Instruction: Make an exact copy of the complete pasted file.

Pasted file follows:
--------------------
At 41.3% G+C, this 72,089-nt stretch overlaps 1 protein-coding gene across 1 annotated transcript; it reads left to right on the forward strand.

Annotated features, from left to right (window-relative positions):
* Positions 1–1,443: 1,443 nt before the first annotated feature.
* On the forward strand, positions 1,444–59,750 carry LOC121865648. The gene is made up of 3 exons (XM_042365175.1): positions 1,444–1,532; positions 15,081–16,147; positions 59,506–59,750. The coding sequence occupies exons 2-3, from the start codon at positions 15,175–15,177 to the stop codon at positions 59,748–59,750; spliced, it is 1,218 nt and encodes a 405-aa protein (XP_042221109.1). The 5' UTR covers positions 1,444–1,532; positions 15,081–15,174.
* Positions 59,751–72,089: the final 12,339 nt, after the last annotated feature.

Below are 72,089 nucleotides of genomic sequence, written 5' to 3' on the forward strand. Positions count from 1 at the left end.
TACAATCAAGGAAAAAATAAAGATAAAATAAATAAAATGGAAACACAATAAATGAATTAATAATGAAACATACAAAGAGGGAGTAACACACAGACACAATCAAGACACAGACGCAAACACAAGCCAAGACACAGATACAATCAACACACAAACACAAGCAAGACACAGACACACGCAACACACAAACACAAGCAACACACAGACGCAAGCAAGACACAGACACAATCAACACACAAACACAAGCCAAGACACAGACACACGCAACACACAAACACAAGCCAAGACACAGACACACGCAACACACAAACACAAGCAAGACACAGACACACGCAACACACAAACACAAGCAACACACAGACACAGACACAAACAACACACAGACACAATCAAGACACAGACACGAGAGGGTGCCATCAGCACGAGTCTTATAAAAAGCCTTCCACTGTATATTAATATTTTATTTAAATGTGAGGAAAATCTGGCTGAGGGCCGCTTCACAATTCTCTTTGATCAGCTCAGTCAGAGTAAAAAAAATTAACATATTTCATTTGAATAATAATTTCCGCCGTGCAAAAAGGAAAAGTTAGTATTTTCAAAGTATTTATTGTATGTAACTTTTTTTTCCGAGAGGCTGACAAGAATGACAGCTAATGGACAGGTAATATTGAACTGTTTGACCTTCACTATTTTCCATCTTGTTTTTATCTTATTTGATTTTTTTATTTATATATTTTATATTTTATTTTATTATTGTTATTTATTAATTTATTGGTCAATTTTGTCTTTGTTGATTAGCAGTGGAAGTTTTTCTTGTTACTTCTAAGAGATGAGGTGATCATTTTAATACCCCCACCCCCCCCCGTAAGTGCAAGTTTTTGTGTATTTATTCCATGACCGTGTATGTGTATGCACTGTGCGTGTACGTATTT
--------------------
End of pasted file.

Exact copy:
At 41.3% G+C, this 72,089-nt stretch overlaps 1 protein-coding gene across 1 annotated transcript; it reads left to right on the forward strand.

Annotated features, from left to right (window-relative positions):
* Positions 1–1,443: 1,443 nt before the first annotated feature.
* On the forward strand, positions 1,444–59,750 carry LOC121865648. The gene is made up of 3 exons (XM_042365175.1): positions 1,444–1,532; positions 15,081–16,147; positions 59,506–59,750. The coding sequence occupies exons 2-3, from the start codon at positions 15,175–15,177 to the stop codon at positions 59,748–59,750; spliced, it is 1,218 nt and encodes a 405-aa protein (XP_042221109.1). The 5' UTR covers positions 1,444–1,532; positions 15,081–15,174.
* Positions 59,751–72,089: the final 12,339 nt, after the last annotated feature.

Below are 72,089 nucleotides of genomic sequence, written 5' to 3' on the forward strand. Positions count from 1 at the left end.
TACAATCAAGGAAAAAATAAAGATAAAATAAATAAAATGGAAACACAATAAATGAATTAATAATGAAACATACAAAGAGGGAGTAACACACAGACACAATCAAGACACAGACGCAAACACAAGCCAAGACACAGATACAATCAACACACAAACACAAGCAAGACACAGACACACGCAACACACAAACACAAGCAACACACAGACGCAAGCAAGACACAGACACAATCAACACACAAACACAAGCCAAGACACAGACACACGCAACACACAAACACAAGCCAAGACACAGACACACGCAACACACAAACACAAGCAAGACACAGACACACGCAACACACAAACACAAGCAACACACAGACACAGACACAAACAACACACAGACACAATCAAGACACAGACACGAGAGGGTGCCATCAGCACGAGTCTTATAAAAAGCCTTCCACTGTATATTAATATTTTATTTAAATGTGAGGAAAATCTGGCTGAGGGCCGCTTCACAATTCTCTTTGATCAGCTCAGTCAGAGTAAAAAAAATTAACATATTTCATTTGAATAATAATTTCCGCCGTGCAAAAAGGAAAAGTTAGTATTTTCAAAGTATTTATTGTATGTAACTTTTTTTTCCGAGAGGCTGACAAGAATGACAGCTAATGGACAGGTAATATTGAACTGTTTGACCTTCACTATTTTCCATCTTGTTTTTATCTTATTTGATTTTTTTATTTATATATTTTATATTTTATTTTATTATTGTTATTTATTAATTTATTGGTCAATTTTGTCTTTGTTGATTAGCAGTGGAAGTTTTTCTTGTTACTTCTAAGAGATGAGGTGATCATTTTAATACCCCCACCCCCCCCCGTAAGTGCAAGTTTTTGTGTATTTATTCCATGACCGTGTATGTGTATGCACTGTGCGTGTACGTATTT